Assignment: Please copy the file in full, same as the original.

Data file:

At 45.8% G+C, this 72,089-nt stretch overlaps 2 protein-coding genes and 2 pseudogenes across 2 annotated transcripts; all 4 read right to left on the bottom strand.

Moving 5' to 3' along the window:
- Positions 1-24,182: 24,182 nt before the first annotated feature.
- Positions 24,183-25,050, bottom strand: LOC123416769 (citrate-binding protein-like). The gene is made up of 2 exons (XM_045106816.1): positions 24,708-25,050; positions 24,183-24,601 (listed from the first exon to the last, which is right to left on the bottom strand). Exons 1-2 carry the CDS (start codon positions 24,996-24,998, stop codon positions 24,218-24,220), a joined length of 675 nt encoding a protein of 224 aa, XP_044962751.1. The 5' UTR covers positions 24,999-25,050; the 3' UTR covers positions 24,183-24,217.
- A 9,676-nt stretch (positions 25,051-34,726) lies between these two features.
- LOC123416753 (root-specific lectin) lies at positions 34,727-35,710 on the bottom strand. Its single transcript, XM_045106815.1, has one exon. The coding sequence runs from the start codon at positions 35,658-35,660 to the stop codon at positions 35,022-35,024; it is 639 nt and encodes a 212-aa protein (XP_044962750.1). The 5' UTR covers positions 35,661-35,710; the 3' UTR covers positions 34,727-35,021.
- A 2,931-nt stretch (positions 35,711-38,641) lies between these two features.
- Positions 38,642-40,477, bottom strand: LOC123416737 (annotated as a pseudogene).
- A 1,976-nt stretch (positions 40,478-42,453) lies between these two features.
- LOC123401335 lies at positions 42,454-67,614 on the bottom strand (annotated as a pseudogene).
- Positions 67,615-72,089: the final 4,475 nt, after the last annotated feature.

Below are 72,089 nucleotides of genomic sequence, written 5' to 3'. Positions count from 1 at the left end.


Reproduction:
At 45.8% G+C, this 72,089-nt stretch overlaps 2 protein-coding genes and 2 pseudogenes across 2 annotated transcripts; all 4 read right to left on the bottom strand.

Moving 5' to 3' along the window:
- Positions 1-24,182: 24,182 nt before the first annotated feature.
- Positions 24,183-25,050, bottom strand: LOC123416769 (citrate-binding protein-like). The gene is made up of 2 exons (XM_045106816.1): positions 24,708-25,050; positions 24,183-24,601 (listed from the first exon to the last, which is right to left on the bottom strand). Exons 1-2 carry the CDS (start codon positions 24,996-24,998, stop codon positions 24,218-24,220), a joined length of 675 nt encoding a protein of 224 aa, XP_044962751.1. The 5' UTR covers positions 24,999-25,050; the 3' UTR covers positions 24,183-24,217.
- A 9,676-nt stretch (positions 25,051-34,726) lies between these two features.
- LOC123416753 (root-specific lectin) lies at positions 34,727-35,710 on the bottom strand. Its single transcript, XM_045106815.1, has one exon. The coding sequence runs from the start codon at positions 35,658-35,660 to the stop codon at positions 35,022-35,024; it is 639 nt and encodes a 212-aa protein (XP_044962750.1). The 5' UTR covers positions 35,661-35,710; the 3' UTR covers positions 34,727-35,021.
- A 2,931-nt stretch (positions 35,711-38,641) lies between these two features.
- Positions 38,642-40,477, bottom strand: LOC123416737 (annotated as a pseudogene).
- A 1,976-nt stretch (positions 40,478-42,453) lies between these two features.
- LOC123401335 lies at positions 42,454-67,614 on the bottom strand (annotated as a pseudogene).
- Positions 67,615-72,089: the final 4,475 nt, after the last annotated feature.

Below are 72,089 nucleotides of genomic sequence, written 5' to 3'. Positions count from 1 at the left end.